Last-minute preparations before the big battle
With rain dampening the spirits and chilling the bones, South Africa's cricketers have to traverse the 35km to SuperSport Pak in Centurion to get some outdoor practice in
With rain dampening the spirits and chilling the bones, South Africa's cricketers have to traverse the 35km to SuperSport Pak in Centurion to get some outdoor practice in. As we follow the same trail, we see vast empty plains that are a far cry from the organised streets and bustle of Sandton where the Indian team is staying.
As you approach the ground, you begin to see glimpses of South Africa's unsavoury past. Centurion itself was formerly Verwoerdburg, named after Hendrik Verwoerd, prime architect of Apartheid and a man whose tenure saw the Sharpeville massacre and Nelson Mandela's trial for treason. The road to the stadium is also redolent of the past - John Vorster Drive being a tribute to the prime minister whose intransigence over Basil D'Oliveira's inclusion in England's tour party (1970) led to the Springboks feeling the cold touch of isolation for two decades.
The streets are nearly deserted as we drive towards the stadium gate, and a journalist who was present for the India-Pakistan clash during the 2003 World Cup summons up memories of the day when the entire area was awash with flags and banners from the subcontinent. Centurion is now home to the Nashua Titans, formerly Northern Transvaal, and a franchise that has traditionally been one of the lesser powers in the domestic scheme of things. As you walk into reception, you're greeted by pencil sketches of some of the stars, both yesteryear and current, but apart from Fanie de Villiers, who scripted that epic win in Sydney in January 1994, there are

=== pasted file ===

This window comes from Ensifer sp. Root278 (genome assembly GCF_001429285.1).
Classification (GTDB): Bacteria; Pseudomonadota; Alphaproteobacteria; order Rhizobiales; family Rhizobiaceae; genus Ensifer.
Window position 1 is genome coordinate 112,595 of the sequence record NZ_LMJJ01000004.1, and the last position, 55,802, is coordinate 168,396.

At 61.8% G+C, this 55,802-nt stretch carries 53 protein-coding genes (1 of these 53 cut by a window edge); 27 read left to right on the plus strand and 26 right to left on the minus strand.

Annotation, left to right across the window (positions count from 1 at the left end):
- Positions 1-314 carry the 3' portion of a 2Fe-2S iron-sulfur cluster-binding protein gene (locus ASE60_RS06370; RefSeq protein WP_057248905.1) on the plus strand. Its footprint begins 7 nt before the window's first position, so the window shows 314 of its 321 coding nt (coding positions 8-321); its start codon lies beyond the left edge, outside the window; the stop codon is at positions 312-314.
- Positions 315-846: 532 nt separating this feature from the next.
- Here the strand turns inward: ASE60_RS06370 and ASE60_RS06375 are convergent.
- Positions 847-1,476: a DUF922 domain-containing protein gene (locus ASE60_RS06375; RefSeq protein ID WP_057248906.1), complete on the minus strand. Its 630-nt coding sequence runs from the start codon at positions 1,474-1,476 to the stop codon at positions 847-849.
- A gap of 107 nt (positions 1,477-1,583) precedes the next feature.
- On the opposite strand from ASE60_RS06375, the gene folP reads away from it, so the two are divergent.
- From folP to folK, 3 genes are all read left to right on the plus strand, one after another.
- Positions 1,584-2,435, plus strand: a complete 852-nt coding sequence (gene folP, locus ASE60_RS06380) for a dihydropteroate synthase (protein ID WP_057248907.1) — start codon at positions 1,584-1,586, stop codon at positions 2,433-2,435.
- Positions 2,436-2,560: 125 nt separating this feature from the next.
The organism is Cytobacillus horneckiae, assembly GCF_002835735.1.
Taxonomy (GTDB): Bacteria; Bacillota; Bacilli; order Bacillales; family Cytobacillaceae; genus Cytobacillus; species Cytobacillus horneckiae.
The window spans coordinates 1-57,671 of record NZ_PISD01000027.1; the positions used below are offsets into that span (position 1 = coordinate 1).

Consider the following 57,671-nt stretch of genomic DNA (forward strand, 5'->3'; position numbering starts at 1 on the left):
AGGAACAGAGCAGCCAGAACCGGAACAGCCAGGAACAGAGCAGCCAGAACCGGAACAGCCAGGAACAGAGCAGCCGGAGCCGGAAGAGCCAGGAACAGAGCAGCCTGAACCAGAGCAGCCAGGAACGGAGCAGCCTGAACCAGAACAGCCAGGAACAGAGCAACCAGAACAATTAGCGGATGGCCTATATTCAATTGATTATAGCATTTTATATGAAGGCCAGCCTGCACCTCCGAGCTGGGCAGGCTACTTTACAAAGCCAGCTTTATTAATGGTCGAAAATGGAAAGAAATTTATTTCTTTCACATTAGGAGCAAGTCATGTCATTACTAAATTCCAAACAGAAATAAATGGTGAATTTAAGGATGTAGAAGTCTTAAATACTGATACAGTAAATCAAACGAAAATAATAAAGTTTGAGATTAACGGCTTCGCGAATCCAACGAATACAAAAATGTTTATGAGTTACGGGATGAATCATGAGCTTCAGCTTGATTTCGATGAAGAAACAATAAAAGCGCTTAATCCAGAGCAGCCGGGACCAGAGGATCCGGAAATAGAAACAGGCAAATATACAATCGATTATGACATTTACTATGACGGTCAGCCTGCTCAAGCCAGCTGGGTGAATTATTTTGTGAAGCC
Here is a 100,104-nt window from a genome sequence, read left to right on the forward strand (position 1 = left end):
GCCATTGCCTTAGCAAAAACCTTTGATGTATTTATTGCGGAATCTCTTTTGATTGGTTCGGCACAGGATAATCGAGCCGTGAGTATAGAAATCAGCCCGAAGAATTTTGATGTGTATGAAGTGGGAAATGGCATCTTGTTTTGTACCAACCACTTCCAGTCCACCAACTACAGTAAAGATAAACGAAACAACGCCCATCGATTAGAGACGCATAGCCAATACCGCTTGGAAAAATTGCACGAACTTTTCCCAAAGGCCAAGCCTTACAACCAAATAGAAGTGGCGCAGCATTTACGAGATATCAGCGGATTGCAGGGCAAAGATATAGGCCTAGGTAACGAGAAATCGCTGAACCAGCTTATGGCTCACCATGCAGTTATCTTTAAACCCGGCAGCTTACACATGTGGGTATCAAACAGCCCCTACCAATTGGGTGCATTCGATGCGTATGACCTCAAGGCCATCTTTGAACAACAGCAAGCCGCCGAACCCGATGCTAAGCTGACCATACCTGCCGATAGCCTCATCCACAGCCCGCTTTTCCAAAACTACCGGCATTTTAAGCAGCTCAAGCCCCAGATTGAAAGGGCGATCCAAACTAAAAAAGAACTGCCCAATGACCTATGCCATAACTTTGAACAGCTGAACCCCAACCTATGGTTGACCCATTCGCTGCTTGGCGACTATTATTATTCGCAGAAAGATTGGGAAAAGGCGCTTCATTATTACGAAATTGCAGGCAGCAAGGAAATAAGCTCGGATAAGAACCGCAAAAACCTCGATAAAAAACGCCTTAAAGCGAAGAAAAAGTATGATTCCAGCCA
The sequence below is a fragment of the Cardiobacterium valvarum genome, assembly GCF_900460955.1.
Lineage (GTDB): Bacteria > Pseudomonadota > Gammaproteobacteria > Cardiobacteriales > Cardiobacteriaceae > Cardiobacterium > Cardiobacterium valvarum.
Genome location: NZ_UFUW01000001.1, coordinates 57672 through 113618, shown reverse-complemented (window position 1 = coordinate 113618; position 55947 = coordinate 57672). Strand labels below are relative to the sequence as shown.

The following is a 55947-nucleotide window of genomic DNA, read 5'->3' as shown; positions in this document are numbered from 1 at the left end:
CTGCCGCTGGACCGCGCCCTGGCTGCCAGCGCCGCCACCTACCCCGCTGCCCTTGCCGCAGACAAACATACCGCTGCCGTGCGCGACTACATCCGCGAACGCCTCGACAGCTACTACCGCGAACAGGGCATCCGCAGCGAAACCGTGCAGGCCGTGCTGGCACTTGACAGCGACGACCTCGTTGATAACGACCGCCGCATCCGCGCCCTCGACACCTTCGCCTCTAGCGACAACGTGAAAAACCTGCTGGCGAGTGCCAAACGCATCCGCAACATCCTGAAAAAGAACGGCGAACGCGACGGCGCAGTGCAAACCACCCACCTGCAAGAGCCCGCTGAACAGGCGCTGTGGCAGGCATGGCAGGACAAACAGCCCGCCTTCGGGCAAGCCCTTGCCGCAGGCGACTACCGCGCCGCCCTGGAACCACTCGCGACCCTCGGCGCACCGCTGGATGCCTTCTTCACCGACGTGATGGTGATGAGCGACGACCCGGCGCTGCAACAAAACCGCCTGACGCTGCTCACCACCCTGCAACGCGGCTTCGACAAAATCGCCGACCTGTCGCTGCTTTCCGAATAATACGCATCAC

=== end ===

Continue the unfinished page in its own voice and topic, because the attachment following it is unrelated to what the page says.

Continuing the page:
few names that would be recognised the world over. The Wanderers or Newlands it certainly isn't.
The South African session is a mixture of intense focus and levity. In the 15 minutes that I watch, there are only two no-balls, with the bowlers showing impressive awareness of the popping crease, and at the other end, Herschelle Gibbs and Shaun Pollock - who always appears to come out with a new bat or two - crunch a few powerful shots that endanger any birds that might still be on the branches of faraway trees.
Out on the field, Jonty Rhodes hits up catches and supervises fielding drills, with AB de Villiers taking a couple of stunning catches on the run. It's a luxury that the Indians don't enjoy, with rain in Johannesburg restricting them to another session at the indoor nets. A surprise awaits
when we get there. Virender Sehwag, rated doubtful for Sunday's game, is in one net, striking the ball with such good timing that it renders talk of a serious injury superfluous.
Sachin Tendulkar practises some seam-up bowling, while Ajit Agarkar and Irfan Pathan run in with real purpose. At the second of the nets, Greg Chappell is full of encouraging words as Mohammad Kaif laces some lovely drives against the bowling machine. There's certainly no lack of effort or preparation, with each man spending plenty of time against the bowling machine pegged to different lengths. For Sehwag, several of the deliveries dart in off a good length, a noticeable weakness in recent times, but they invariably disappear into the side netting off the middle of the bat.
Rahul Dravid's press conference in the small gymnasium upstairs is a subdued affair in contrast to some of the hatchet-jobs that masquerade as press conferences back home, and his relaxed manner is reflected by the happy smiles on Indian faces as they leave for the hotel. It remains to be seen whether they'll still be smiling come Sunday night. Makhaya Ntini, never short of a word or a funny gesture, and his bowling mates will certainly do their best to ensure that isn't the case.
Dileep Premachandran is an associate editor at ESPNcricinfo